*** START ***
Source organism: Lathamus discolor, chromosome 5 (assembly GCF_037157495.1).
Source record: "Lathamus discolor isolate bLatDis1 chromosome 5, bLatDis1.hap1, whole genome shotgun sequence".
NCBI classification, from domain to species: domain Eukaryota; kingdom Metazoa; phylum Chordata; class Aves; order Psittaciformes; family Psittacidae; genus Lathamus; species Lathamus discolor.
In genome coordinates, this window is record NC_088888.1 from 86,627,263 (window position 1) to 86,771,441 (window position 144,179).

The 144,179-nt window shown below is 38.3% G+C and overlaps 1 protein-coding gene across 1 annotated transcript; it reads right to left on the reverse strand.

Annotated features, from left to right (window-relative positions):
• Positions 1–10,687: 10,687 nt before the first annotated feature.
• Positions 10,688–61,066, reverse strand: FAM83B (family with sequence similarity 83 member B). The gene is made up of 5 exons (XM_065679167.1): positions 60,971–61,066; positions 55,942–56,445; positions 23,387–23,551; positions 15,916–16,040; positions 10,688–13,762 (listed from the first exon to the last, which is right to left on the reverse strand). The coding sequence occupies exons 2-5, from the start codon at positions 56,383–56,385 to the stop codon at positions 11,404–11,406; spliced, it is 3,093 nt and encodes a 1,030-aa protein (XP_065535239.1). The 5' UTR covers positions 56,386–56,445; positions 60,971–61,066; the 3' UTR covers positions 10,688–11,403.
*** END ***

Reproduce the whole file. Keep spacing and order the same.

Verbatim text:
Source organism: Lathamus discolor, chromosome 5 (assembly GCF_037157495.1).
Source record: "Lathamus discolor isolate bLatDis1 chromosome 5, bLatDis1.hap1, whole genome shotgun sequence".
NCBI classification, from domain to species: domain Eukaryota; kingdom Metazoa; phylum Chordata; class Aves; order Psittaciformes; family Psittacidae; genus Lathamus; species Lathamus discolor.
In genome coordinates, this window is record NC_088888.1 from 86,627,263 (window position 1) to 86,771,441 (window position 144,179).

The 144,179-nt window shown below is 38.3% G+C and overlaps 1 protein-coding gene across 1 annotated transcript; it reads right to left on the reverse strand.

Annotated features, from left to right (window-relative positions):
• Positions 1–10,687: 10,687 nt before the first annotated feature.
• Positions 10,688–61,066, reverse strand: FAM83B (family with sequence similarity 83 member B). The gene is made up of 5 exons (XM_065679167.1): positions 60,971–61,066; positions 55,942–56,445; positions 23,387–23,551; positions 15,916–16,040; positions 10,688–13,762 (listed from the first exon to the last, which is right to left on the reverse strand). The coding sequence occupies exons 2-5, from the start codon at positions 56,383–56,385 to the stop codon at positions 11,404–11,406; spliced, it is 3,093 nt and encodes a 1,030-aa protein (XP_065535239.1). The 5' UTR covers positions 56,386–56,445; positions 60,971–61,066; the 3' UTR covers positions 10,688–11,403.